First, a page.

Dufresne to be honored as FWAA Beat Writer of the Year; read his farewell column after 40 years at the LA Times

2013 FWAA President Chris Dufresne

2013 FWAA President Chris Dufresne

Chris Dufresne, president of the Football Writers Association of America in 2013, will be honored as the FWAA’s Beat Writer of the Year and receive a commemorative football at our annual Awards Breakfast on Jan. 11 at the JW Marriott Scottsdale Camelback Inn Resort and Spa.

Dufresne also recently retired after 40 years at The Los Angeles Times. CLICK HERE to read his Farewell Column, published on Dec. 8 in The Times.

 

 

 

 

Pillars of the FWAA: Don Bryant (1929-2014), University of Nebraska SID

ffaw_redesignThe Football Writers Association of America is celebrating its 75th anniversary in 2015. Founded in 1941, the FWAA has served the writing profession and college football during a time when the world has changed greatly and the sport of football has along with it. In an effort to tell the stories of the members of the organization, we will publish sketches of the FWAA’s most important leaders — all Bert McGrane Award winners.

The Bert McGrane Award, symbolic of the association’s Hall of Fame, is presented to an FWAA member who has performed great service to the organization and/or the writing profession. It is named after McGrane, a Des Moines, Iowa, writer who was the executive secretary of the FWAA from the early 1940s until 1973. The McGrane Award was first bestowed on an FWAA member in 1974.

For a list of all the winners go to:  http://www.sportswriters.net/fwaa/awards/mcgrane/index.html.

The following is the 24th installment of the Pillars of the FWAA series. Don Bryant was the 1998 winner of the Bert McGrane Award. Thanks to FWAA member Gene Duffey for writing and researching this sketch.

By Gene Duffey

Don Bryant’s football and track career never progressed much past his days at Lincoln High School.

Bryant, known as “Fox,” joined the Marines right out of school in 1946. He enrolled at Nebraska in the fall of 1948 and went out for the freshman football team.

Don Bryant, 1998 winner of the Bert McGrane Award

Don Bryant, 1998 winner of the Bert McGrane Award

“I wasn’t worth a damn,” he said. “I couldn’t run for a bus.”

Bryant had weighed 156 pounds in high school and expanded to 190 by his first year at Nebraska. His days as a miler were behind him. But another door soon opened. Bryant shared a Spanish class with Norris Anderson, who was sports editor of the Lincoln Star.

“Fox, you aren’t worth (anything) in football and you’re too fat to run track,” Anderson told him one day. “Why not come to work for me?”

The Marines recalled Bryant in 1950 when the Korean Conflict began heating up. “I was told I was going to Tokyo,” said Bryant. “They canceled that.” He ended up in Cherry Point, North Carolina, working for the base newspaper.

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Photo gallery: College Football Awards Show in Atlanta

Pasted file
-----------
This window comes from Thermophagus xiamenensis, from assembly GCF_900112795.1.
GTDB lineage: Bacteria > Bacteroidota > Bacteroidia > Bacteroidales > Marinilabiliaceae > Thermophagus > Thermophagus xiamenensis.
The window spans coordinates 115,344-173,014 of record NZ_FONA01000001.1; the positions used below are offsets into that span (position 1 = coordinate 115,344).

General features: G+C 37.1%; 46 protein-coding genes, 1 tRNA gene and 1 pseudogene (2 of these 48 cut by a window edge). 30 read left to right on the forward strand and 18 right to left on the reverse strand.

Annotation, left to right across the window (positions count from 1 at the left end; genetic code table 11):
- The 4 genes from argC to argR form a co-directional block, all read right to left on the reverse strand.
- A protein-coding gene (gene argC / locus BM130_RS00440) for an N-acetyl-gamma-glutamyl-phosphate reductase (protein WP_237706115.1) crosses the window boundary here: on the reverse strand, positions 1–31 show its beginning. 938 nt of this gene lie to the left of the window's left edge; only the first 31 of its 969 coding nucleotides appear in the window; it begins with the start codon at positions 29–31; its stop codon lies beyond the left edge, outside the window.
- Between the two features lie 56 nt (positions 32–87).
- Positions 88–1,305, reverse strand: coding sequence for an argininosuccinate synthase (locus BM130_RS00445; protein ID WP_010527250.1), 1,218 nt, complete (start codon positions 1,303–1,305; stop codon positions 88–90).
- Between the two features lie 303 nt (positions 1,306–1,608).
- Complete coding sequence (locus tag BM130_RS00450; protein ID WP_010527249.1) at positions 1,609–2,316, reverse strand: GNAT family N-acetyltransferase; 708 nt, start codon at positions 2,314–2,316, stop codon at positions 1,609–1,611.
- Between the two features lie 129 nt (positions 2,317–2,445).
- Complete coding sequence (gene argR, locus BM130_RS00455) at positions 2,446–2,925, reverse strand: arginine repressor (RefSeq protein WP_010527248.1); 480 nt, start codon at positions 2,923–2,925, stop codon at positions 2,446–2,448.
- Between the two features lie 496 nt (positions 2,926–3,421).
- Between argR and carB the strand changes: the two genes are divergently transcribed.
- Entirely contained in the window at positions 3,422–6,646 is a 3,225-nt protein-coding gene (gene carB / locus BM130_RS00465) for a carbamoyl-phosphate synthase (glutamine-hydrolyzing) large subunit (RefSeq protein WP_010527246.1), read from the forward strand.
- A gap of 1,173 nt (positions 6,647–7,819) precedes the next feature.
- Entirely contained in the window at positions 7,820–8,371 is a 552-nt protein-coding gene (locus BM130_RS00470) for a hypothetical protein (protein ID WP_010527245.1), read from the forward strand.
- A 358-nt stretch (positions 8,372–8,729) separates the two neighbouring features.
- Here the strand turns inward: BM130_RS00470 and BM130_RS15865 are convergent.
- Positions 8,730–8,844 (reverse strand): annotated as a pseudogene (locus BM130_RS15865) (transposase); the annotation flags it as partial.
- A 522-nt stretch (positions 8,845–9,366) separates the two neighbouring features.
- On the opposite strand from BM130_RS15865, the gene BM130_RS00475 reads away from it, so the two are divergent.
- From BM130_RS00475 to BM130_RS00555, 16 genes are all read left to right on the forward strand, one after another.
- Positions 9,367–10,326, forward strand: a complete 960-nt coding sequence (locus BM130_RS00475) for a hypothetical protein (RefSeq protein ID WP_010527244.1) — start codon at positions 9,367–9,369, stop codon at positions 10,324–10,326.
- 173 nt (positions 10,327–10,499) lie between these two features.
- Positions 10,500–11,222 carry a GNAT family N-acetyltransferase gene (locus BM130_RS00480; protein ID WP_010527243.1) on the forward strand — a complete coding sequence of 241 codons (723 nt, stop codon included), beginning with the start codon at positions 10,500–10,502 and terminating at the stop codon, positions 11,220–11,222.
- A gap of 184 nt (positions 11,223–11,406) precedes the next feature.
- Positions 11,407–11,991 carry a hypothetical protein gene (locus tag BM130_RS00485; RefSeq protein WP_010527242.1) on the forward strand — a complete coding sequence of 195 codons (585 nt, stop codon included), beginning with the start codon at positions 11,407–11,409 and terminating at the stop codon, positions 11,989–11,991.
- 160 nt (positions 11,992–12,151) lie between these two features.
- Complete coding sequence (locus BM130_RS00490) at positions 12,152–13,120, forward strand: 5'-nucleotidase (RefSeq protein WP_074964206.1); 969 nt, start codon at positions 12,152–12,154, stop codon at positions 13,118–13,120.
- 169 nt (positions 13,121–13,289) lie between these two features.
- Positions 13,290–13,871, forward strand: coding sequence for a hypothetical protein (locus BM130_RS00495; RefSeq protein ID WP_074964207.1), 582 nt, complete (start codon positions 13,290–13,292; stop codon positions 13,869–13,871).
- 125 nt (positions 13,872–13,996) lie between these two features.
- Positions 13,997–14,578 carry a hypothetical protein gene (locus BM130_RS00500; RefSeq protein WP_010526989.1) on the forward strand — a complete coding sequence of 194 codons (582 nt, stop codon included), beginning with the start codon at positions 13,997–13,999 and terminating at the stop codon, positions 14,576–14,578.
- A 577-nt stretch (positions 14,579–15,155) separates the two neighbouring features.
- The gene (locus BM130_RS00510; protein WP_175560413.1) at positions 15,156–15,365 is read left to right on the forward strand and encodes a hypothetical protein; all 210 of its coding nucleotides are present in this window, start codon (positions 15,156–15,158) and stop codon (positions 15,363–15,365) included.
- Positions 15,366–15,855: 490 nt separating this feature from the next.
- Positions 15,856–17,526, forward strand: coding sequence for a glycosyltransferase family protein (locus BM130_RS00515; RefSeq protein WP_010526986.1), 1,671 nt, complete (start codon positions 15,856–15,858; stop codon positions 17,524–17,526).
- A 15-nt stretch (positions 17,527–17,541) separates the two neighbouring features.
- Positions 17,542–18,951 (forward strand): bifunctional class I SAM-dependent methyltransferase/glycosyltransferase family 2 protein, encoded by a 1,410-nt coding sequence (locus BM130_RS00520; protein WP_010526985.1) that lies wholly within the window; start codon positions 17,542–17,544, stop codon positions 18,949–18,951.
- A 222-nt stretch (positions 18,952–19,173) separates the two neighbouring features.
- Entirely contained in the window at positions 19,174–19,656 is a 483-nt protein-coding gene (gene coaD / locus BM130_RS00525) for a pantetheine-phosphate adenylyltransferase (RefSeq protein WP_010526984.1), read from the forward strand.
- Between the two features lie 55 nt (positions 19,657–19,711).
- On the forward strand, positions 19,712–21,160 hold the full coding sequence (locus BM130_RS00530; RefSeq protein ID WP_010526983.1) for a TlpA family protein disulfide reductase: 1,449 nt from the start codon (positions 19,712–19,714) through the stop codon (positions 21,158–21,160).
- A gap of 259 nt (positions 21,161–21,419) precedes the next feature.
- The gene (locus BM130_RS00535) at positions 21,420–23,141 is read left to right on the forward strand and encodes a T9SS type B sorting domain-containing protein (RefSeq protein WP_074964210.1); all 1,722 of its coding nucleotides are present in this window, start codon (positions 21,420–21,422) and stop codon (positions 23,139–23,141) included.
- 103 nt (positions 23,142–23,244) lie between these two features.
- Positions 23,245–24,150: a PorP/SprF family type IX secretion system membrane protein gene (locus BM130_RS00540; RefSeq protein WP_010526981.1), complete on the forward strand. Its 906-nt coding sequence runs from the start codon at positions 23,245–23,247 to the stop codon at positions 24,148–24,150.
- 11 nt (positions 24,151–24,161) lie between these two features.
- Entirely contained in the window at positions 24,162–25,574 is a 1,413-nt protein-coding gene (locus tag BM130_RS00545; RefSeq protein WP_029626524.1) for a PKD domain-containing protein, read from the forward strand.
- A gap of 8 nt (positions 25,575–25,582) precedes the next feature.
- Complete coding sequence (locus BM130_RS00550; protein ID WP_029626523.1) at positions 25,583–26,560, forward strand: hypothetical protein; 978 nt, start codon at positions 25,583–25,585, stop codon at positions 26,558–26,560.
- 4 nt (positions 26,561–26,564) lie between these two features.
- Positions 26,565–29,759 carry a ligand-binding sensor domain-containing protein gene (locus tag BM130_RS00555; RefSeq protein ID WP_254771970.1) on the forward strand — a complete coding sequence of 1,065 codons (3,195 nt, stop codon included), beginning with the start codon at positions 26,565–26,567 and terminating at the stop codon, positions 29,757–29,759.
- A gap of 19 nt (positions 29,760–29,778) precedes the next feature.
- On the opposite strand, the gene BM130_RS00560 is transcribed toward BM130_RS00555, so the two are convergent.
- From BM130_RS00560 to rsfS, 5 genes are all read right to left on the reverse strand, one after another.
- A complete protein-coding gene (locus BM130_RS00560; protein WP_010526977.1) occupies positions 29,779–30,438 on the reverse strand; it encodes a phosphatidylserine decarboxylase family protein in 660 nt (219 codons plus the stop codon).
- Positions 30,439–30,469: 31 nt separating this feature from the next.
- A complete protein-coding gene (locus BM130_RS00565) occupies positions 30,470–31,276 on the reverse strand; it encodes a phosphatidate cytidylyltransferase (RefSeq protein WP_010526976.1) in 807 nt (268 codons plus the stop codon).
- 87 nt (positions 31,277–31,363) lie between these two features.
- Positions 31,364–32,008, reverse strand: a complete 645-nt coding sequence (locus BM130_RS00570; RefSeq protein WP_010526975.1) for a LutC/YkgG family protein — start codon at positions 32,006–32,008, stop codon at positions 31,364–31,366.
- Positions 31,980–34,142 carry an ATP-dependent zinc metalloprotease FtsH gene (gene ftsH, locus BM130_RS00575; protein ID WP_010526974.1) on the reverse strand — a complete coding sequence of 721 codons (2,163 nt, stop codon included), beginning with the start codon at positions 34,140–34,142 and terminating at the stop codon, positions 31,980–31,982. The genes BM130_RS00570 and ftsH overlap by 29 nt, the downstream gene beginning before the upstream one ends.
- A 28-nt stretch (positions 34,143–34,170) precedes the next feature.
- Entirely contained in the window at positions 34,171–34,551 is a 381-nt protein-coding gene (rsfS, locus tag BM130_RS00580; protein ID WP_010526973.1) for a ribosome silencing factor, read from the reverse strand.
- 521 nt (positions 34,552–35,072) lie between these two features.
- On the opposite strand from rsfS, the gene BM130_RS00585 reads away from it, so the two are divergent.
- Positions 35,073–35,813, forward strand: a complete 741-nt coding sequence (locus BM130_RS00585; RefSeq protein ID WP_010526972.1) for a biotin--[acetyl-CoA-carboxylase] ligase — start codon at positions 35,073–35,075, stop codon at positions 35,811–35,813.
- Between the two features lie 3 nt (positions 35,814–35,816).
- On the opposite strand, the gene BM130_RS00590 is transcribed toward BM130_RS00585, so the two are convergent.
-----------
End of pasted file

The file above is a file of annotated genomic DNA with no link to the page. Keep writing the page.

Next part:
Pillars of the FWAA: Bob Hentzen (1932-2000), Topeka Capital-Journal 2

ffaw_redesignThe Football Writers Association of America is celebrating its 75th anniversary in 2015. Founded in 1941, the FWAA has served the writing profession and college football during a time when the world has changed greatly and the sport of football has along with it. In an effort to tell the stories of the members of the organization, we will publish sketches of the FWAA’s most important leaders — all Bert McGrane Award winners.

The Bert McGrane Award, symbolic of the association’s Hall of Fame, is presented to an FWAA member who has performed great service to the organization and/or the writing profession. It is named after McGrane, a Des Moines, Iowa, writer who was the executive secretary of the FWAA from the early 1940s until 1973. The McGrane Award was first bestowed on an FWAA member in 1974.

For a list of all the winners go to:  http://www.sportswriters.net/fwaa/awards/mcgrane/index.html.

The following is the 22nd installment of the Pillars of the FWAA series. Bob Hentzen was the 1993 winner of the Bert McGrane Award. Thanks to FWAA member Gene Duffey for writing and researching this sketch.

By Gene Duffey
Bob Hentzen, 1993 winner of the Bert McGrane Award.

Bob Hentzen, 1993 winner of the Bert McGrane Award.

His license plate probably described Bob Hentzen best. It read “GOBBH,” which stood for Good ‘Ol Boy Bob Hentzen.

He worked in a different era, when access to athletes was much easier, when writers and coaches could become friends, and the smaller the paper you worked for, the more you did.

“His idea of a perfect weekend was covering a prep game Friday night, a college game Saturday and a Chiefs or Royals game Sunday,” said Rick Dean, a colleague of Hentzen’s for years with the Topeka Capital- Journal. “He got to know coaches really well, when you could do that, without ever being a homer.”

Hentzen was named sports editor of the Topeka paper in 1968 and didn’t retire until 1996. He wrote approximately 8,500 columns in those years, in addition to writing game stories and still working the desk one night a week into his 50s. He continued to write a weekly column in retirement.